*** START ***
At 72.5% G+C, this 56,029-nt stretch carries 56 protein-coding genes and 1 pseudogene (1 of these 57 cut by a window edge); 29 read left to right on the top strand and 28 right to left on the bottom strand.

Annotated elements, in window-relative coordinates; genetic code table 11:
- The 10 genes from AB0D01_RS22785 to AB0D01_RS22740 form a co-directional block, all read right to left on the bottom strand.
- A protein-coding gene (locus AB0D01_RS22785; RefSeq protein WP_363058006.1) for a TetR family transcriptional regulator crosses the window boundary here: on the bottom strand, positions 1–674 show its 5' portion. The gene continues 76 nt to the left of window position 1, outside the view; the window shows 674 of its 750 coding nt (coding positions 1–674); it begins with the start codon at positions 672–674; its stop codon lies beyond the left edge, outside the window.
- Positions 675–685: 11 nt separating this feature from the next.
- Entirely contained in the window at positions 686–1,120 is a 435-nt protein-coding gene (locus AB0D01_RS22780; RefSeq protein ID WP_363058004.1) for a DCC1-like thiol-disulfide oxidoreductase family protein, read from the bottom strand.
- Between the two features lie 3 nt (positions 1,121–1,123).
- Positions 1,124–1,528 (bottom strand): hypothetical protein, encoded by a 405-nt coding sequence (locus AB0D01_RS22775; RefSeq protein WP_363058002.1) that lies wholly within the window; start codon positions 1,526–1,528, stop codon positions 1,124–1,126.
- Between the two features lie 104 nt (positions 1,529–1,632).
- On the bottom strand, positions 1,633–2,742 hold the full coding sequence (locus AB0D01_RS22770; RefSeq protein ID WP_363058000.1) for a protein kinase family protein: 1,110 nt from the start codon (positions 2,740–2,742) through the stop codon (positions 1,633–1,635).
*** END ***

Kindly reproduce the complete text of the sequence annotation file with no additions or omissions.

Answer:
At 72.5% G+C, this 56,029-nt stretch carries 56 protein-coding genes and 1 pseudogene (1 of these 57 cut by a window edge); 29 read left to right on the top strand and 28 right to left on the bottom strand.

Annotated elements, in window-relative coordinates; genetic code table 11:
- The 10 genes from AB0D01_RS22785 to AB0D01_RS22740 form a co-directional block, all read right to left on the bottom strand.
- A protein-coding gene (locus AB0D01_RS22785; RefSeq protein WP_363058006.1) for a TetR family transcriptional regulator crosses the window boundary here: on the bottom strand, positions 1–674 show its 5' portion. The gene continues 76 nt to the left of window position 1, outside the view; the window shows 674 of its 750 coding nt (coding positions 1–674); it begins with the start codon at positions 672–674; its stop codon lies beyond the left edge, outside the window.
- Positions 675–685: 11 nt separating this feature from the next.
- Entirely contained in the window at positions 686–1,120 is a 435-nt protein-coding gene (locus AB0D01_RS22780; RefSeq protein ID WP_363058004.1) for a DCC1-like thiol-disulfide oxidoreductase family protein, read from the bottom strand.
- Between the two features lie 3 nt (positions 1,121–1,123).
- Positions 1,124–1,528 (bottom strand): hypothetical protein, encoded by a 405-nt coding sequence (locus AB0D01_RS22775; RefSeq protein WP_363058002.1) that lies wholly within the window; start codon positions 1,526–1,528, stop codon positions 1,124–1,126.
- Between the two features lie 104 nt (positions 1,529–1,632).
- On the bottom strand, positions 1,633–2,742 hold the full coding sequence (locus AB0D01_RS22770; RefSeq protein ID WP_363058000.1) for a protein kinase family protein: 1,110 nt from the start codon (positions 2,740–2,742) through the stop codon (positions 1,633–1,635).